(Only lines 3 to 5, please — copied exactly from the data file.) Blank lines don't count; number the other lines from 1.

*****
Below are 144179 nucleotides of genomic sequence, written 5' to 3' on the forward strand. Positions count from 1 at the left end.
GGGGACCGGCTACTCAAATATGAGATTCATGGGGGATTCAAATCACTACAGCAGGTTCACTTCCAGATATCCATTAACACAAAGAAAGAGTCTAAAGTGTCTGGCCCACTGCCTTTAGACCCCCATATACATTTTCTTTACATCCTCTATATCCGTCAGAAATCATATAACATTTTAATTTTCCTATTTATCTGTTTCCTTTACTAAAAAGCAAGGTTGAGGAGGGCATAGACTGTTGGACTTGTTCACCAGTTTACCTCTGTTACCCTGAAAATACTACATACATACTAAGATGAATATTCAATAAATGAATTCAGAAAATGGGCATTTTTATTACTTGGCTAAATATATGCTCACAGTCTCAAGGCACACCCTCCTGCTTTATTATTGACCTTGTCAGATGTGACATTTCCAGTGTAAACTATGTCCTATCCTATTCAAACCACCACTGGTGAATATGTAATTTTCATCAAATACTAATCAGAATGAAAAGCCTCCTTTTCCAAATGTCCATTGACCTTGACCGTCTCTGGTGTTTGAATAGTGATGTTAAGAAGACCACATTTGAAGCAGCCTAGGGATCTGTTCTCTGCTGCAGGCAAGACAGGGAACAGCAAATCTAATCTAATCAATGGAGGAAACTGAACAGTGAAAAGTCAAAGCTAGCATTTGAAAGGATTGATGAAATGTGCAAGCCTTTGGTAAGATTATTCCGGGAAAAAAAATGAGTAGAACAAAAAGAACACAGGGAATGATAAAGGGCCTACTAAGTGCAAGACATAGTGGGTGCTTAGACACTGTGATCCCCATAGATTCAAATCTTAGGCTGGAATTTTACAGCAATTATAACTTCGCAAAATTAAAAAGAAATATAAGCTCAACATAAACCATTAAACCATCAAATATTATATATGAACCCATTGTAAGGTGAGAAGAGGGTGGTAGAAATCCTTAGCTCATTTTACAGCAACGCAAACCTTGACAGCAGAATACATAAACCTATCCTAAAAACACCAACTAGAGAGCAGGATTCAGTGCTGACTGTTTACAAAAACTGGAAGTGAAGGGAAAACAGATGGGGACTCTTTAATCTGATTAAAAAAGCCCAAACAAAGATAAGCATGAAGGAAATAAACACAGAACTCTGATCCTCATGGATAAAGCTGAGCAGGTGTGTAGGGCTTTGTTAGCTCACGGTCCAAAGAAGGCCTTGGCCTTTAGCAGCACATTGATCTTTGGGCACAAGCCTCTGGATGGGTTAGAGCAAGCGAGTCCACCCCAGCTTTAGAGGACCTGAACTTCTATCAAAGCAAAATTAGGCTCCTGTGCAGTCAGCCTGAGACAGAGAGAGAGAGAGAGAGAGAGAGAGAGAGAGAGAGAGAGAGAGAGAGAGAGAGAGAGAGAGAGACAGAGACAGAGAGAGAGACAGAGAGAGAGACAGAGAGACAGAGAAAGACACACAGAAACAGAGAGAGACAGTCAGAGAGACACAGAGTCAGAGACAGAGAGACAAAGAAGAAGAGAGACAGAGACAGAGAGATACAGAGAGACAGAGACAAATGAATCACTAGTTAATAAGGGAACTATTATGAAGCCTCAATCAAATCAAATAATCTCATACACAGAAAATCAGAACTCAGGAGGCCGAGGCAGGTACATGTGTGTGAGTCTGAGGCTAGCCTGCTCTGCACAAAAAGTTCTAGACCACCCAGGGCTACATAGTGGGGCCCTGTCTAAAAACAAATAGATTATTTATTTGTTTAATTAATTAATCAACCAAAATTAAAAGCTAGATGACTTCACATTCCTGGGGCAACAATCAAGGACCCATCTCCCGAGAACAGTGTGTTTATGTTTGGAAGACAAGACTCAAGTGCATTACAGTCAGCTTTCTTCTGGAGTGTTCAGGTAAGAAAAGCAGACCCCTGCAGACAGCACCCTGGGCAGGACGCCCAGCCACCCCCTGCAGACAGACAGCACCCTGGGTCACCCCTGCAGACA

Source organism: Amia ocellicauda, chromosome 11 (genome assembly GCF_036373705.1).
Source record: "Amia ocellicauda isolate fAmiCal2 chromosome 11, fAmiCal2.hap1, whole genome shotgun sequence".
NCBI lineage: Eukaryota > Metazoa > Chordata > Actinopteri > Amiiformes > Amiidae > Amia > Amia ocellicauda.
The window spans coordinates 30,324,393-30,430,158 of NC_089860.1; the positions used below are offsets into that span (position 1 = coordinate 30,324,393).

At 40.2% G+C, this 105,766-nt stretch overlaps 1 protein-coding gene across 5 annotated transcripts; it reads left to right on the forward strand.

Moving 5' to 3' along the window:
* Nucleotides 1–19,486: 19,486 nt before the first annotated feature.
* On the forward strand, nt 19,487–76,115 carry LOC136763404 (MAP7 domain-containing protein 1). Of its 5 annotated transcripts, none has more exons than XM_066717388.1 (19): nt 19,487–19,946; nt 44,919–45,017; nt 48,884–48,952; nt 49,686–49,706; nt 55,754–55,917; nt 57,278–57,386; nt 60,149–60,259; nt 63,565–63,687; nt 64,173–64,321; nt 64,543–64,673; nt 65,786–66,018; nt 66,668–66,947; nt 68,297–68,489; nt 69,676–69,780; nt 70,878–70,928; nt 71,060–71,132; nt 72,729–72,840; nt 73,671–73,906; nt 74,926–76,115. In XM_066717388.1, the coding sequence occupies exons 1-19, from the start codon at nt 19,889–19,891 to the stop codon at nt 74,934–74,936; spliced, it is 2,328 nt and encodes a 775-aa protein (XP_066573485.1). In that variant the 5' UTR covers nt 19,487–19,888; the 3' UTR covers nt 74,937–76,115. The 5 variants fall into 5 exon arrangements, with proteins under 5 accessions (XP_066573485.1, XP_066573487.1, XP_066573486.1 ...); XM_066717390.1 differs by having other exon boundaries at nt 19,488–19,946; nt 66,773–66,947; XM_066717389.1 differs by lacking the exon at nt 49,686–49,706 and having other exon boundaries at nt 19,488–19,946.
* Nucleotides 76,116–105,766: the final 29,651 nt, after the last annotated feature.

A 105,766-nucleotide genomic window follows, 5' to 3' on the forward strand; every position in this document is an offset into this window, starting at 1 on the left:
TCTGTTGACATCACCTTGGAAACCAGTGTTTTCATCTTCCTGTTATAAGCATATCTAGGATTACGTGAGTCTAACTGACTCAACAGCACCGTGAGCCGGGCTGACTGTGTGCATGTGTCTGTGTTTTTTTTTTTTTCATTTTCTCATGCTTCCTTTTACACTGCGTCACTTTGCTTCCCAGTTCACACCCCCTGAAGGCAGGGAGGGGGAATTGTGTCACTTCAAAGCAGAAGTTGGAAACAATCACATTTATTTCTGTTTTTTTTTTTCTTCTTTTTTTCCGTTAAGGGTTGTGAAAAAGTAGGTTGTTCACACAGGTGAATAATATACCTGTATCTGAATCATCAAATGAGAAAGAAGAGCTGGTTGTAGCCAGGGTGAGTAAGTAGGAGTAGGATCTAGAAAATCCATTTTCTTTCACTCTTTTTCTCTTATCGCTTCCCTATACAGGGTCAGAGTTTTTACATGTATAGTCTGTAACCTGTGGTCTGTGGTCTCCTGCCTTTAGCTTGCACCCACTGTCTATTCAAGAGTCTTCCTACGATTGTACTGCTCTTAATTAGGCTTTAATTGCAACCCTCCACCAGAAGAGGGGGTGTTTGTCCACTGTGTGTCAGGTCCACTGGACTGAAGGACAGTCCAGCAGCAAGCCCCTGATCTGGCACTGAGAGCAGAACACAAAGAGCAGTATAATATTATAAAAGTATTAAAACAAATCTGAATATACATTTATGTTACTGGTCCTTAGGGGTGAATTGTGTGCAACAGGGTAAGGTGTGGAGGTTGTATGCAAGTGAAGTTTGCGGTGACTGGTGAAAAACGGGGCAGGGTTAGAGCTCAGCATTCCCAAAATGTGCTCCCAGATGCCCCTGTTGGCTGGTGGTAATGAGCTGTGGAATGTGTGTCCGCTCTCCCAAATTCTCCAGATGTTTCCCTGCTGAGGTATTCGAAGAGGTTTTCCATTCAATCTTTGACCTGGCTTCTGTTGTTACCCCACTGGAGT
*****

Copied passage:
Source organism: Amia ocellicauda, chromosome 11 (genome assembly GCF_036373705.1).
Source record: "Amia ocellicauda isolate fAmiCal2 chromosome 11, fAmiCal2.hap1, whole genome shotgun sequence".
NCBI lineage: Eukaryota > Metazoa > Chordata > Actinopteri > Amiiformes > Amiidae > Amia > Amia ocellicauda.